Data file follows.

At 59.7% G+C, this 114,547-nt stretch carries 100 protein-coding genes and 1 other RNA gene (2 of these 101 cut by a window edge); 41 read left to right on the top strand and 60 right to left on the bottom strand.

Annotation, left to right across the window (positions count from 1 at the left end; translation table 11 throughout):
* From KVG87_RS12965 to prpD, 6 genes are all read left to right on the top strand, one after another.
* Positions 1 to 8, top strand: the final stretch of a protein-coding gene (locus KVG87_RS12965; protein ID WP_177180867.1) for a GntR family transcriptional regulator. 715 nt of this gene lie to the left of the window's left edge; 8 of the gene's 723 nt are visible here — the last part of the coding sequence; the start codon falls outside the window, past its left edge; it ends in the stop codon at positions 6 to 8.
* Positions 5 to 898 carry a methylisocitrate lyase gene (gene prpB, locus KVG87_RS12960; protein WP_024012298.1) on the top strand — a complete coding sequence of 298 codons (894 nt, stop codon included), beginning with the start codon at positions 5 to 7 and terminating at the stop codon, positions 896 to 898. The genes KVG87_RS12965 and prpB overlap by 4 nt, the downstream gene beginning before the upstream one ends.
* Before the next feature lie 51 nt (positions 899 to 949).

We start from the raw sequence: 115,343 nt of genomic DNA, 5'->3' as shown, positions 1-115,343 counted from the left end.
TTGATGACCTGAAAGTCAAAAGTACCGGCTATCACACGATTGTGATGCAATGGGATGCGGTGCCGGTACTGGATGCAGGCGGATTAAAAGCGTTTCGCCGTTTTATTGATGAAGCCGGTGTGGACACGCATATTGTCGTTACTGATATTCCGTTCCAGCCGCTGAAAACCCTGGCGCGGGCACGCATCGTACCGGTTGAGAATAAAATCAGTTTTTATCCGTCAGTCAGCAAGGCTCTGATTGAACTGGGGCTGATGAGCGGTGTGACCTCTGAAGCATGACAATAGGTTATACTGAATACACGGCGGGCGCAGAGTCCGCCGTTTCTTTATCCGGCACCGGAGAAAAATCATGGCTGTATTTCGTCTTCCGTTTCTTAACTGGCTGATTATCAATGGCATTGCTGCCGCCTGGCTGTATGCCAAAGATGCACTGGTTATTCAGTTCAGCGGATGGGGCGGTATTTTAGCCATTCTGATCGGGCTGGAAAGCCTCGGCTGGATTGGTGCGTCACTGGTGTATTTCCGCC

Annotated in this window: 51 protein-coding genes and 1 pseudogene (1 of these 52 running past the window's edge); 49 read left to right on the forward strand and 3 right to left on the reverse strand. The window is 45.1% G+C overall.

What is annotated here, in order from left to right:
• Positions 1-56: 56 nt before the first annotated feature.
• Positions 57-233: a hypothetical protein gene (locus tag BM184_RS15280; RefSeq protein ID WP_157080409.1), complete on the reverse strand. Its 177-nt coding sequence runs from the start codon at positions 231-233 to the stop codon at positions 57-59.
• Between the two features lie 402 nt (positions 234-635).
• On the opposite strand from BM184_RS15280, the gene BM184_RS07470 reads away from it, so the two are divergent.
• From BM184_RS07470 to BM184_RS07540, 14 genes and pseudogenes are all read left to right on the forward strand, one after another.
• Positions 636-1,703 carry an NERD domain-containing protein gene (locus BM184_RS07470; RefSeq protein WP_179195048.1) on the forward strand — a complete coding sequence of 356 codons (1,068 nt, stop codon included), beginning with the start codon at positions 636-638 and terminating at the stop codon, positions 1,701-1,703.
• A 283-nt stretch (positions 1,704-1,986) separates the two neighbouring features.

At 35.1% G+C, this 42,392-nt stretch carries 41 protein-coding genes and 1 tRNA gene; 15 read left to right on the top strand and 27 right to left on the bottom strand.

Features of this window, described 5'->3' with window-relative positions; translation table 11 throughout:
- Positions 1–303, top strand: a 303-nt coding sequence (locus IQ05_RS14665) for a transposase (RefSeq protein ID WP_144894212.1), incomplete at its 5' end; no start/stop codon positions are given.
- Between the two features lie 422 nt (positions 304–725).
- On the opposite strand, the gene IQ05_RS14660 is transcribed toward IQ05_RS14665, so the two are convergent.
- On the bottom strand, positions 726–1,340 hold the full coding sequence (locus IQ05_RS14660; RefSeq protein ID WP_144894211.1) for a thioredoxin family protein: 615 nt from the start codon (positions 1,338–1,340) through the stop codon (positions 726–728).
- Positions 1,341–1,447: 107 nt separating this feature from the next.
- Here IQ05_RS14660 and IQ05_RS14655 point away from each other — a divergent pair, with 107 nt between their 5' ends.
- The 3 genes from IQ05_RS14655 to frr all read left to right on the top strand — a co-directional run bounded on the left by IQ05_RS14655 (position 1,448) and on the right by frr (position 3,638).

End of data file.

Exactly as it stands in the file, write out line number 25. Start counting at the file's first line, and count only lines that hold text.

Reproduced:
- Here IQ05_RS14660 and IQ05_RS14655 point away from each other — a divergent pair, with 107 nt between their 5' ends.